Revolution transit hard case with wheel bag review£149.99

Revolution, the in-house brand of the Edinburgh Bike Coop, has released this comparatively budget-priced transit case.

BikeRadar score3.5/5

If you regularly travel to the continent with your bike you have a number of options when it comes to packing it for the journey: protect it with bubble wrap and pipe lagging, borrow a cardboard box from your local bike shop, or use a canvas bike bag. By far the safest way, though, is to buy a dedicated hard transit case. The benchmark cases from Scicon ( will set you back around £300, but Revolution, the in-house brand of the Edinburgh Bike Coop, has released this comparatively budget-priced case.

The case is compact compared to its competitors at under 1m high and just over 1m long. With four wheels underneath it's easy to move around an airport or railway station too, and at just over 13kg that leaves a handy 19kg/40lb for what's inside (given a 32kg airline luggage allowance). This is all kept nice and secure by no fewer than six clips holding the hinged halves together with the top two lockable.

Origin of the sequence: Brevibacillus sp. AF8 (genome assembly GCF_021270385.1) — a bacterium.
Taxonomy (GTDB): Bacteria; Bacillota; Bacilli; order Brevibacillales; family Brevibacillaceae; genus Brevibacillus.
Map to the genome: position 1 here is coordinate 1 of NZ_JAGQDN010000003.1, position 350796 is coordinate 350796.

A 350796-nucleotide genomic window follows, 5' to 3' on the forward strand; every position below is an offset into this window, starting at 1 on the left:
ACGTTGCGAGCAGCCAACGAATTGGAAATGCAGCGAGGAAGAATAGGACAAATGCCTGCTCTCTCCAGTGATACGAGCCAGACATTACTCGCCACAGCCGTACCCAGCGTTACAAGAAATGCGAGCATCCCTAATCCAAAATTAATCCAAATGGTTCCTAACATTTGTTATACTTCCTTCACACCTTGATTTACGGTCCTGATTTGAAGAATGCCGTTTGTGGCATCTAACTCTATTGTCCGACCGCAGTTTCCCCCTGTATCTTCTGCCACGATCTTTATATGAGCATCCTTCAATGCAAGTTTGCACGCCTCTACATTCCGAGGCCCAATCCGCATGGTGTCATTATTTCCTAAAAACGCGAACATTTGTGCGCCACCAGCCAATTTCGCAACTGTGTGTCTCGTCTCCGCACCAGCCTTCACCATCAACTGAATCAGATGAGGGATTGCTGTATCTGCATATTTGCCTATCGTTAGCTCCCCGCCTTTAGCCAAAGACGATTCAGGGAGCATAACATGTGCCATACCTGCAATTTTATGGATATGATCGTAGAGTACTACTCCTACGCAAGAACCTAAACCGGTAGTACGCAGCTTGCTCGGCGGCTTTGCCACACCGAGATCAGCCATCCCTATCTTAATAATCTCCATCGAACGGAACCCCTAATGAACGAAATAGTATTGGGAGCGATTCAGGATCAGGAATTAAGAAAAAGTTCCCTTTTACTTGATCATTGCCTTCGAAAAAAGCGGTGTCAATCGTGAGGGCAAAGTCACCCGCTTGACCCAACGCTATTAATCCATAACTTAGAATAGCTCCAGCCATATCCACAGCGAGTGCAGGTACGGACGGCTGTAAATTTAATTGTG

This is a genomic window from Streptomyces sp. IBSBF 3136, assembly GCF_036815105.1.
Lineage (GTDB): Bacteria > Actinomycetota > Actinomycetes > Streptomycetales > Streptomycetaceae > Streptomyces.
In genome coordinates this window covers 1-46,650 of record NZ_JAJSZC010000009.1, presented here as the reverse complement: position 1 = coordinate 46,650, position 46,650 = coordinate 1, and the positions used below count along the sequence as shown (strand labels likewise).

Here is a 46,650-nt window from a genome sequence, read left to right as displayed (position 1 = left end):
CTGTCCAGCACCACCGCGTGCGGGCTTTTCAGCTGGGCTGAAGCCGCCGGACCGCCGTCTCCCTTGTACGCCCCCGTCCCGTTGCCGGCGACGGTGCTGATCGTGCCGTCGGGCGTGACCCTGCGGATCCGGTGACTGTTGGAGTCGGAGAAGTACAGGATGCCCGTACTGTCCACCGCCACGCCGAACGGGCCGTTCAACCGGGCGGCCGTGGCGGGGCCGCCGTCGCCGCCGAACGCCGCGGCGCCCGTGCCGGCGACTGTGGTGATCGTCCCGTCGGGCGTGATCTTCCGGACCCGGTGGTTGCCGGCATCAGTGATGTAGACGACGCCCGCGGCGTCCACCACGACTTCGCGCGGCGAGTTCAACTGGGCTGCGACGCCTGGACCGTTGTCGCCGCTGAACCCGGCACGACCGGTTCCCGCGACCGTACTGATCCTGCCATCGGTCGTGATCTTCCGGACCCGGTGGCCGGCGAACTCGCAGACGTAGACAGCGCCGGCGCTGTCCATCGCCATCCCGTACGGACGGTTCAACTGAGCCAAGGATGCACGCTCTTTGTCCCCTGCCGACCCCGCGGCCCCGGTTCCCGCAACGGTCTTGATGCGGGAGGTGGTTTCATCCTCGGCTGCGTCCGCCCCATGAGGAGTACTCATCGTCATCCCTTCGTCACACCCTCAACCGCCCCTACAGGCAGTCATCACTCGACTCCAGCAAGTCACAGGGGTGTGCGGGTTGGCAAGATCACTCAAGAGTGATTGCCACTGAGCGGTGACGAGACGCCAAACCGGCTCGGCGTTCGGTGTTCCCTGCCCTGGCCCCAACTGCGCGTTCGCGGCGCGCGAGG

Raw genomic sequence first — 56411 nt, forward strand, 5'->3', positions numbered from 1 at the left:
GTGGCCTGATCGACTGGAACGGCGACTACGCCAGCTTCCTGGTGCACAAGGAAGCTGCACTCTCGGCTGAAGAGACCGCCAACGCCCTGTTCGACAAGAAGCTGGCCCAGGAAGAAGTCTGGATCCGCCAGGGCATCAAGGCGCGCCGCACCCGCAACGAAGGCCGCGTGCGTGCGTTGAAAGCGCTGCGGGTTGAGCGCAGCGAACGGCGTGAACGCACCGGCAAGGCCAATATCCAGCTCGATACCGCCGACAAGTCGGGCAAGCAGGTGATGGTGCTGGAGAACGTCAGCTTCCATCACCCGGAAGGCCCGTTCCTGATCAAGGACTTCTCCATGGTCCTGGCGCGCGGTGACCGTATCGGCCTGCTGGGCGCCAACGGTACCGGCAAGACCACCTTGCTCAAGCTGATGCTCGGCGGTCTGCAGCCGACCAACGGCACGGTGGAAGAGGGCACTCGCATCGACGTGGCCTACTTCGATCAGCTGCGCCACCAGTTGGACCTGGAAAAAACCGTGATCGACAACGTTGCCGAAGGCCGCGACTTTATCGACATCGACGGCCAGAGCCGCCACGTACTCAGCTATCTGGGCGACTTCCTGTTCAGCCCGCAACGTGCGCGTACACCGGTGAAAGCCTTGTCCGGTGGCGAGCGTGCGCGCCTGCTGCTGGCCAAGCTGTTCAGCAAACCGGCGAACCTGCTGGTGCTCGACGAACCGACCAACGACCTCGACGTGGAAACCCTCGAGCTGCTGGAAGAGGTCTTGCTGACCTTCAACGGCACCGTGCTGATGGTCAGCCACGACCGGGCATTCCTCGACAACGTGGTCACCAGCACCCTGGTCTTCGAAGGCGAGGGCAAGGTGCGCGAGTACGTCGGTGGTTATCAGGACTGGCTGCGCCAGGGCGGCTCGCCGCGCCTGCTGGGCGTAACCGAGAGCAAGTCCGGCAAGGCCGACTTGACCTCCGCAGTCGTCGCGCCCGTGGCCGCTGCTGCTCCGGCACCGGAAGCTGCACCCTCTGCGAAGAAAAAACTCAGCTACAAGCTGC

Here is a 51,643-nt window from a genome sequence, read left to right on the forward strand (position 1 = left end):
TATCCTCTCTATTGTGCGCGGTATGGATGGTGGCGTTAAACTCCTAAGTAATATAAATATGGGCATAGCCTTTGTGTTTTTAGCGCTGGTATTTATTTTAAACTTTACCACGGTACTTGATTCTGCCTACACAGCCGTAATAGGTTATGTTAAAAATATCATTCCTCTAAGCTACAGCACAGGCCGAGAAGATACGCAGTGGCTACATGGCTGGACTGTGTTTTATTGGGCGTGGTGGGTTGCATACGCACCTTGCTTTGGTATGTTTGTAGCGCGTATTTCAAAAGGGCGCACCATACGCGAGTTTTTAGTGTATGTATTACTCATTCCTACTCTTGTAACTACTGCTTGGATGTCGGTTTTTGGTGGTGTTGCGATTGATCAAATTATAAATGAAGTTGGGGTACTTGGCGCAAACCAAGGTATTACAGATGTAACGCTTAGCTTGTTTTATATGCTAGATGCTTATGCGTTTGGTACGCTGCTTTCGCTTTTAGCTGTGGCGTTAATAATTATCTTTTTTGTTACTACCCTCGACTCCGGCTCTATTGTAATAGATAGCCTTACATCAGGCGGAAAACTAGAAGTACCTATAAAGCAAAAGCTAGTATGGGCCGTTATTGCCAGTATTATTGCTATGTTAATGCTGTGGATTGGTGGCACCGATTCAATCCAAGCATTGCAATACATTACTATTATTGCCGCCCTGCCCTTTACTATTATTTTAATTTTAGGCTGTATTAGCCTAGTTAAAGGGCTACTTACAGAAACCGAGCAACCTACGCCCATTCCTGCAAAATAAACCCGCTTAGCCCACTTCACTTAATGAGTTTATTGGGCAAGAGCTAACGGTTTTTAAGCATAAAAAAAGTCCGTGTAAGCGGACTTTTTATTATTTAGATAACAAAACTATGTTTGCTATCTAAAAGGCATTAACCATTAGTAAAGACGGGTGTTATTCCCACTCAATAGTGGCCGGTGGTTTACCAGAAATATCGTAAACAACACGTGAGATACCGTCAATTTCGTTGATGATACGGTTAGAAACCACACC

Packing the case was much more time consuming than with a Scicon or Elite ( case, because of its compact size. Aside from the usual removal of the wheels and pedals, to get my 57cm standard road bike to fit required the removal of the seat and post, stem and bars. I also had to rotate the fork backwards, therefore removing the front brake, and then the rear mech too - even then with the wheels in the included bags it was still a very tight squeeze.

I also tried it with my partner's bike (a tiny 48cm compact), which still required nearly as much disassembly. With the Elite and Scicons I've used before, wheels and pedals have been the only disassembly required.
Once packed, the Revolution case was tough and easy to cart around. It may be more time-consuming to pack, but at half the price of the competition, it's still a bargain if keeping your pride and joy safe from knocks when travelling is a priority. Warren Rossiter

This article was published by BikeRadar, the world's leading source of bike reviews, gear reviews, riding advice and route information
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